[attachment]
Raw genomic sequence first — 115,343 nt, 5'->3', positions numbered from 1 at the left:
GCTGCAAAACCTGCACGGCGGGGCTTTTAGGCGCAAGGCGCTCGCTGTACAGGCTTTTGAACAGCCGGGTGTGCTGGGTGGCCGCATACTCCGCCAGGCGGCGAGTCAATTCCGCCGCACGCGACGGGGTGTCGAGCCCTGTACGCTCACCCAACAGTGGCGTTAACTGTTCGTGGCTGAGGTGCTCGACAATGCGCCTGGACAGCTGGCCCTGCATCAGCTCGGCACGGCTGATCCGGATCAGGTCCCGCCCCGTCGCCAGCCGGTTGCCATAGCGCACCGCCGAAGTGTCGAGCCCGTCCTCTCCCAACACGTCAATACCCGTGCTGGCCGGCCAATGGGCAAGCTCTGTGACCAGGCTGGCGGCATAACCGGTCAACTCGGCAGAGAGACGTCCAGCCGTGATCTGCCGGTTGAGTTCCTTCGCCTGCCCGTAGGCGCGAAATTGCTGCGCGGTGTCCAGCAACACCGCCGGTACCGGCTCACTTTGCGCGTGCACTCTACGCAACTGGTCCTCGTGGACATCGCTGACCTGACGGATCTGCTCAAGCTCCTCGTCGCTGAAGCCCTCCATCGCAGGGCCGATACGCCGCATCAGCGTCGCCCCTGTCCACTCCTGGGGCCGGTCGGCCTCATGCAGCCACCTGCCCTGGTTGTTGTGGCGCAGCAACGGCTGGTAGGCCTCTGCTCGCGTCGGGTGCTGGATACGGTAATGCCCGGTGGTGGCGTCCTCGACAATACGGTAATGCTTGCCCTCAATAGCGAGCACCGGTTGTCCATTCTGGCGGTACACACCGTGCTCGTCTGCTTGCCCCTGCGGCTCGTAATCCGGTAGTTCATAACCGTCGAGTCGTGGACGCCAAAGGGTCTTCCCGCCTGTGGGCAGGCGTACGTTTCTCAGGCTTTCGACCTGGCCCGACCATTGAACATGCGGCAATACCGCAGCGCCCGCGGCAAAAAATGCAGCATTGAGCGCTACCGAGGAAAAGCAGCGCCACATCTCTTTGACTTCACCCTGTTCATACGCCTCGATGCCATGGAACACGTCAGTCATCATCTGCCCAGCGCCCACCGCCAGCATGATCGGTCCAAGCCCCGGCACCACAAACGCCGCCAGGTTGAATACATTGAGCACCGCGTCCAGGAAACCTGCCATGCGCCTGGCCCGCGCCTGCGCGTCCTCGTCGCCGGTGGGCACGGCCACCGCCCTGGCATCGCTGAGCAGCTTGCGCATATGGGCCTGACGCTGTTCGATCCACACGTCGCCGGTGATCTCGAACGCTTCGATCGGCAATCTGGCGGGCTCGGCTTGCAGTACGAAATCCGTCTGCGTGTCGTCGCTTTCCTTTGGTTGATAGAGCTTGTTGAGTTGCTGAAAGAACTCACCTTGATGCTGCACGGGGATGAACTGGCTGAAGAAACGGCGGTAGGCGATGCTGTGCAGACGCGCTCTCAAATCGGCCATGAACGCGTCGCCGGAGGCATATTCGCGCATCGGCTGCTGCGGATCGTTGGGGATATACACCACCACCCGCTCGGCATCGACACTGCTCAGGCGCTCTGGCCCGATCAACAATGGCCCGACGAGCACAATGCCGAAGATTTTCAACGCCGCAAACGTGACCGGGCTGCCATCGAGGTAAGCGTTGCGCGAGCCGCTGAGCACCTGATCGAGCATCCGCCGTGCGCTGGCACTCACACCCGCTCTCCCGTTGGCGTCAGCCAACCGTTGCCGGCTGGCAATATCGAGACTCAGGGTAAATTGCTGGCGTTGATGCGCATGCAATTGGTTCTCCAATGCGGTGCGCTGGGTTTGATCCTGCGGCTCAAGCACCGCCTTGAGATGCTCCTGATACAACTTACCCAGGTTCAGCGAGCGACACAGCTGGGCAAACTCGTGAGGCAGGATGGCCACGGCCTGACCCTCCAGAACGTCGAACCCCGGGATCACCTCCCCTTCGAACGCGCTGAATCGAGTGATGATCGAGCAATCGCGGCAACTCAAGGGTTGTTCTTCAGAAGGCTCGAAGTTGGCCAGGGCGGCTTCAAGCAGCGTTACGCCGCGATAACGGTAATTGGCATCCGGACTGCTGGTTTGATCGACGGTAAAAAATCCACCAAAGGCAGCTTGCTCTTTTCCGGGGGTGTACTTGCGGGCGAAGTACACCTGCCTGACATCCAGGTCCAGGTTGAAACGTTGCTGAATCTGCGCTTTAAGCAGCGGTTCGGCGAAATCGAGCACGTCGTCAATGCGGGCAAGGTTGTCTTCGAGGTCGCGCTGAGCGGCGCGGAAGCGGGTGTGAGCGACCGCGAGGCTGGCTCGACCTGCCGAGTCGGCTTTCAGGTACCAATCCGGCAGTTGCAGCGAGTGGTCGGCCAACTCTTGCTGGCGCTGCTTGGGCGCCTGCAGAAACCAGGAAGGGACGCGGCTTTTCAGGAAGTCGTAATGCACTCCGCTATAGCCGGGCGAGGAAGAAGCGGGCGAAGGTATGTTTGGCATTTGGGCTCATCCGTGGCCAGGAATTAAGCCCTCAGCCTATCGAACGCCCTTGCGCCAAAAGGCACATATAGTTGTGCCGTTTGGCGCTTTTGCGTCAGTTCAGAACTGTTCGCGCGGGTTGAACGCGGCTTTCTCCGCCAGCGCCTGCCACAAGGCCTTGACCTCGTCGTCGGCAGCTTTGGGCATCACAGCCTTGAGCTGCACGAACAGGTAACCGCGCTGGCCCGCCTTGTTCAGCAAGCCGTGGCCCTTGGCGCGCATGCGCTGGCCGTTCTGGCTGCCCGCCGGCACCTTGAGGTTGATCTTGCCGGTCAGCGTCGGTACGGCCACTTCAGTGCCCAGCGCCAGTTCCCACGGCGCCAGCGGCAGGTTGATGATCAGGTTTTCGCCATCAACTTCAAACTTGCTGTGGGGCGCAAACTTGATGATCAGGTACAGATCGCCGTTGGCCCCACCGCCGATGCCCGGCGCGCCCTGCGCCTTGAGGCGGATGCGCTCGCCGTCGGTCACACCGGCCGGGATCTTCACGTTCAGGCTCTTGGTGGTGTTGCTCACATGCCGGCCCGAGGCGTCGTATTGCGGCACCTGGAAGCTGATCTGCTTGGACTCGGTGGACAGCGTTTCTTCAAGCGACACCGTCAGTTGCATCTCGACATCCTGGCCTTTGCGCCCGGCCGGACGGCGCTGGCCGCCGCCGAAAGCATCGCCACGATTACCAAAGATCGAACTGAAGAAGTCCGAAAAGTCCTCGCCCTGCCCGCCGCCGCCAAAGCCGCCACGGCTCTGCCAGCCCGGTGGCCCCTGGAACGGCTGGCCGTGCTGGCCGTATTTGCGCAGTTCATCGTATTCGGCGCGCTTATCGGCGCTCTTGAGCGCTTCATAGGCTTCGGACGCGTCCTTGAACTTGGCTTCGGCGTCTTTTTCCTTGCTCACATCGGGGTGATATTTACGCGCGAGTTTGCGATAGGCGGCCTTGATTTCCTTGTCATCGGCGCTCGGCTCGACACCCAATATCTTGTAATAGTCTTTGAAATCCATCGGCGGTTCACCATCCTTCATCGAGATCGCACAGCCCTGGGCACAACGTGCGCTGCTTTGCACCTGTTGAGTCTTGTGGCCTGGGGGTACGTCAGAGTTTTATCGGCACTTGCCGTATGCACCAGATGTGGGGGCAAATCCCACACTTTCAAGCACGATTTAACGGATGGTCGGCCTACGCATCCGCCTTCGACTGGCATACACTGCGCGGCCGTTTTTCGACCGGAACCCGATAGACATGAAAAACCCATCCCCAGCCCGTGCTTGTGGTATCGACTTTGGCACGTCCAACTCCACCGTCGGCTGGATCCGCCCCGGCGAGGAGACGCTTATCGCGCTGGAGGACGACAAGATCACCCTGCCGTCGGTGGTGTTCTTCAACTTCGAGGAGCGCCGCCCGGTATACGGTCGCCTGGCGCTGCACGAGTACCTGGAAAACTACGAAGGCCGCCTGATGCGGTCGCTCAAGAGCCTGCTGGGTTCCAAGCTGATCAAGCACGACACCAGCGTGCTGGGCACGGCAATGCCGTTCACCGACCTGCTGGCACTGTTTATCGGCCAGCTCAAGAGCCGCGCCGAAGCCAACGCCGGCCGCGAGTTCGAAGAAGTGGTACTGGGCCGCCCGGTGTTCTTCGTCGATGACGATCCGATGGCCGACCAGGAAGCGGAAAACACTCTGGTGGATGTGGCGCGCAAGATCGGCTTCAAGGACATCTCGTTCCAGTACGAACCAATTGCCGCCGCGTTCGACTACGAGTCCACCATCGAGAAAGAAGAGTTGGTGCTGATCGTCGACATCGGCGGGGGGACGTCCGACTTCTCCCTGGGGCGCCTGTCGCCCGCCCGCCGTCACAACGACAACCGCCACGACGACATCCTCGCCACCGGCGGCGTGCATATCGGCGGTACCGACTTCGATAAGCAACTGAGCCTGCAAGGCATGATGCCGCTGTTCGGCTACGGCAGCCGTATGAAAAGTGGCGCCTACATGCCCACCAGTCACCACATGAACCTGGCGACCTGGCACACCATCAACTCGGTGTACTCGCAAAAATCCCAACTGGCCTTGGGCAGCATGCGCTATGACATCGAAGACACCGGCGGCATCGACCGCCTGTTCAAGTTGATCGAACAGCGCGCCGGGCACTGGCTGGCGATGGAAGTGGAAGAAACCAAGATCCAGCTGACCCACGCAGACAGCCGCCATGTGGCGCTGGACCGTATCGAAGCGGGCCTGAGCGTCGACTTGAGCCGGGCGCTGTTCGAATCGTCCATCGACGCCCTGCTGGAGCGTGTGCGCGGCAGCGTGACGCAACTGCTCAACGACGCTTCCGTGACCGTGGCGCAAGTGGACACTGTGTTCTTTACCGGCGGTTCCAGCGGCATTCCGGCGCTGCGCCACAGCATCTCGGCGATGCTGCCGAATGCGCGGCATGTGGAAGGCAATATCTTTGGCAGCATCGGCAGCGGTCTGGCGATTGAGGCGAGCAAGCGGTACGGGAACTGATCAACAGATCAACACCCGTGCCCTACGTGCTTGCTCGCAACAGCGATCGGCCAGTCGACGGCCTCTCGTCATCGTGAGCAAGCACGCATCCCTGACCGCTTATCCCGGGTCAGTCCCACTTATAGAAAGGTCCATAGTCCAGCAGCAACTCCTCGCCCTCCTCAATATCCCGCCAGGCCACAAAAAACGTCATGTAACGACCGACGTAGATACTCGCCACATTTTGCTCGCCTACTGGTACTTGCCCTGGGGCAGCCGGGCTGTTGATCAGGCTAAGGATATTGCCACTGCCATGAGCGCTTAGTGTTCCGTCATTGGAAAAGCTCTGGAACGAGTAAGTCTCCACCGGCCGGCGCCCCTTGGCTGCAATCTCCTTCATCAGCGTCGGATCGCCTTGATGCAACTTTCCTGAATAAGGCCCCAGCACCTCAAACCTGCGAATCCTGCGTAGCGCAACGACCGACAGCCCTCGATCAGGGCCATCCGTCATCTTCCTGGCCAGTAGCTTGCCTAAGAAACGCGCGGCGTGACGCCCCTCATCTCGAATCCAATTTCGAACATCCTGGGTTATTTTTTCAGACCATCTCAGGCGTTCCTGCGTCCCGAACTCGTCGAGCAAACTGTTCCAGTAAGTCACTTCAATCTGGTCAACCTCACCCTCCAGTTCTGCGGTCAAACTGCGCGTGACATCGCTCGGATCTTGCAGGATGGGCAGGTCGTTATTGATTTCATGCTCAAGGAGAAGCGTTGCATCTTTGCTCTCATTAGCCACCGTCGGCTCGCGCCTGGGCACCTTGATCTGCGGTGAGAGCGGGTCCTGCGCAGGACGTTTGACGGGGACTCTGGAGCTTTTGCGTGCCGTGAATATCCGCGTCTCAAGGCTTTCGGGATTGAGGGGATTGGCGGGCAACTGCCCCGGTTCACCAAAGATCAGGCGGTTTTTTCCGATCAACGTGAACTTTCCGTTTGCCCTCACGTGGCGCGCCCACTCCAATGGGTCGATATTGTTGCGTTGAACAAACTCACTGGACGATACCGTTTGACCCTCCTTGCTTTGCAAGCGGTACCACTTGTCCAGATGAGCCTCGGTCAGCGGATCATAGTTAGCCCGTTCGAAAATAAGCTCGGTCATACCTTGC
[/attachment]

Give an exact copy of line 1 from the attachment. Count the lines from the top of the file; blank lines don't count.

Raw genomic sequence first — 115,343 nt, 5'->3', positions numbered from 1 at the left: